South African startup SweepSouth, an online platform for booking domestic cleaning services, connects clients with domestic cleaning professionals within a few minutes. The startup aims to provide flexible working opportunities at decent rates to South Africa’s 1.2 million domestic workers.
Husband and wife team, Aisha Pandor and Alen Ribic started SweepSouth as an answer to a problem they themselves faced, after having difficulty finding a temporary domestic cleaner during the festive season last year.
They decided on the idea for a website which would allow people to book experienced cleaners that are referenced and insured. They launched the startup in June 2014.
Clients can book a cleaner by filling in their contact details and preferences – including the date and time for their request – and pay using a credit card or EFT via PC, phone or tablet. Shortly after an email containing information about the cleaner will be sent as confirmation of the request. The cleaners will arrive at the house, clean and leave.
The SweepSouth app
While on holiday in Cape Town in December 2013, we desperately needed a domestic cleaner and the thought of spending holiday hours trying to find a cleaner, interviewing someone, doing all of the necessary checks and then supervising the first few cleans, really didn’t seem appealing. We thought, why isn’t there an organisation that does all of this background work for you and then lets you book online through an easy process. This didn’t exist, so we built it. South Africans book flight tickets and concert tickets online, and use the internet to buy clothes and gadgets; we should be able to book home services online as well.
We pay three times more than minimum wage, which is more than most other cleaning companies, and allow domestic cleaners to choose what days they would like to work. We highly value the domestic cleaners who work for us and work not only on providing work opportunities at great rates, but also to further empowering through computer and training workshops and providing entrepreneurial skills. SweepSouth can be for full-time work or for making income to supplement other part time work.
Our cleaners have additional opportunities to sell SweepSouth cleaning products, providing additional income and some sales and small business skills. We have clients rate cleaners and vice versa. We then look out for cleaners who perform well and show promise, as they will be hired to become trainers further down the line and will support and train new cleaners.
There has been a lot of administrative work that took us a lot of time prior to setting everything up. Getting a merchant banking account was particularly painful. The process doesn’t make it easy to become an entrepreneur at all, and I find that many of the structures we rely on are not friendly to entrepreneurs and to startups in general.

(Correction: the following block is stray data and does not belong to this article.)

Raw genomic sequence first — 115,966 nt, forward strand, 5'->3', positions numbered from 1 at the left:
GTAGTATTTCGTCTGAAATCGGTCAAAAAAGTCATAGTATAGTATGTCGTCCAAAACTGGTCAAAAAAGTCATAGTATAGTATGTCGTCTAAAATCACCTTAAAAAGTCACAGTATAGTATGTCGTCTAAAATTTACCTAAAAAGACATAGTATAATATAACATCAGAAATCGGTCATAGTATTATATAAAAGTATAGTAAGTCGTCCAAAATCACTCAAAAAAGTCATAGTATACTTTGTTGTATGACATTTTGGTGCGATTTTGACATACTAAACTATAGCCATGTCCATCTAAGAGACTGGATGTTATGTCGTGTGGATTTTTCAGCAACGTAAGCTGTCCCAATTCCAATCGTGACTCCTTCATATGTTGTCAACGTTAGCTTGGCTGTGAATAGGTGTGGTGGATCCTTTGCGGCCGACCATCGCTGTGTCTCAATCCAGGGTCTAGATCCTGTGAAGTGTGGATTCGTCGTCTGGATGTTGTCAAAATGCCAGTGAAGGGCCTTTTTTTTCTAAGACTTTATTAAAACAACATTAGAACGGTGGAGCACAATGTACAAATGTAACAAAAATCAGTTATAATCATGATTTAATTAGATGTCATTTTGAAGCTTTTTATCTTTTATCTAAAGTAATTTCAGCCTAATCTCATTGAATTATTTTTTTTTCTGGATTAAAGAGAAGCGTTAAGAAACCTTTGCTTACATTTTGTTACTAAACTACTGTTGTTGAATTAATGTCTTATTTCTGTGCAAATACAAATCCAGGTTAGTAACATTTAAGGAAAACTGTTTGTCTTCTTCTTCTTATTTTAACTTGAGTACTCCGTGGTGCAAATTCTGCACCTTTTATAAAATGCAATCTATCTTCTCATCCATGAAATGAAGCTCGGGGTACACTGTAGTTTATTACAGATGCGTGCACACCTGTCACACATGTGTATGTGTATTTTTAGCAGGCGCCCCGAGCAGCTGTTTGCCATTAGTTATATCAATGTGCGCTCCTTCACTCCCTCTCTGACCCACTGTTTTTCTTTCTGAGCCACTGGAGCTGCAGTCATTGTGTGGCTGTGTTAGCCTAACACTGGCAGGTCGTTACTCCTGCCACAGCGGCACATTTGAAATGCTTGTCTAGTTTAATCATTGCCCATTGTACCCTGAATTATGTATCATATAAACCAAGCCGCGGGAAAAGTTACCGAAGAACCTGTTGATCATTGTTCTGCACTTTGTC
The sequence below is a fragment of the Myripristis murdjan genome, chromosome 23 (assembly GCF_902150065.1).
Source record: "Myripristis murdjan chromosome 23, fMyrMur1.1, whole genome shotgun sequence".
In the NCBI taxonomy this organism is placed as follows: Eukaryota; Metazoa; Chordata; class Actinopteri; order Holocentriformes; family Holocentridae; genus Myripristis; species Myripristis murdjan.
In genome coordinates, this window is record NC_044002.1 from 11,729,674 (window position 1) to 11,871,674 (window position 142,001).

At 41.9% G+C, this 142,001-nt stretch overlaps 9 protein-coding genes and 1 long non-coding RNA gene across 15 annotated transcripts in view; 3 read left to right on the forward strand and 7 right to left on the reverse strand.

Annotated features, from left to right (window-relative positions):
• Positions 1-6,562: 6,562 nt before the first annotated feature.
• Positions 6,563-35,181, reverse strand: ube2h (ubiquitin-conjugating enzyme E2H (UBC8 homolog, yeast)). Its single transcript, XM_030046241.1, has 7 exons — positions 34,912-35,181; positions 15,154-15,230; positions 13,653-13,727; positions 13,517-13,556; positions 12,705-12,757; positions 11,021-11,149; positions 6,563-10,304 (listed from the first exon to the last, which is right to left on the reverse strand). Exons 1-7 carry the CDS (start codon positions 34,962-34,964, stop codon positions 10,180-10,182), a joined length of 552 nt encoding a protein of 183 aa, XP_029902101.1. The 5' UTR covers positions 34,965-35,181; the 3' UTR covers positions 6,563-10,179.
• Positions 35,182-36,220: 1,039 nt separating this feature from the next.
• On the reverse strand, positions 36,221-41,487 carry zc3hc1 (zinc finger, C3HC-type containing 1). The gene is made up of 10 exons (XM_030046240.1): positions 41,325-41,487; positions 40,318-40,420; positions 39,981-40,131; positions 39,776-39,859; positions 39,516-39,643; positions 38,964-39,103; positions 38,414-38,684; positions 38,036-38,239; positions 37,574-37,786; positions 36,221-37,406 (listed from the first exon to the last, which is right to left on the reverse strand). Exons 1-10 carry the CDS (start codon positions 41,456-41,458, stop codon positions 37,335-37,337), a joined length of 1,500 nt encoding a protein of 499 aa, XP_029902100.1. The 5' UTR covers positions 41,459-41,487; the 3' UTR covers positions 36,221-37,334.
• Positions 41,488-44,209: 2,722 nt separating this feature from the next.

Thus far, we have used our savings and bootstrapped the business ourselves. We are now actively looking for investors though as we plan to grow the business from Johannesburg into other cities in South Africa and on the continent.
The startup eco-system in South Africa is still very immature and fragmented, but we are progressing quickly. There are lots of initiatives that are popping up, including angel investors, incubators, accelerators and meeting groups. Cape Town is still ahead of Joburg in this sense, but we are trying to improve. The government is also making an effort, with initiatives like The Innovation Hub, and new forms of financing for startups. We are also lucky in that we can learn from the mistakes of overseas eco-systems that are more mature than us. My overall sentiment on the space is definitely extremely positive though.
In the next two years SweepSouth will be holding regular computer, management and small business skills training workshops for our cleaners and other domestic services professionals, and will be working with government to further improve skills and provide even more work opportunities. We also plan to be operating in at least the four major South African cities and will be expanding into other African cities, offering a variety of domestic services in addition to domestic cleaning.
Once you launch, you understand why 9 out of 10 new businesses fail. Make sure you have enough runway; many startups fail not because of a bad idea, but because they run out of money before being able to sustain themselves. Validate your idea early, before spending too much time and/or money on something that isn’t going to work. Launch a prototype of early version (minimum viable product) first, and do some market research to make sure it is something that people will love, and will want to pay for. Find a great mentor, even if not an official mentor, just someone from the outside with whom you can bounce ideas off.
There are so many ups and downs in the beginning of starting a business; you are on a high one day and a complete low the next. You need to be really strong and have a great personal and professional support network. Once you launch, you understand why 9 out of 10 new businesses fail. It requires hard and constant work, and entrepreneurs typically work 16 to 18 hour days.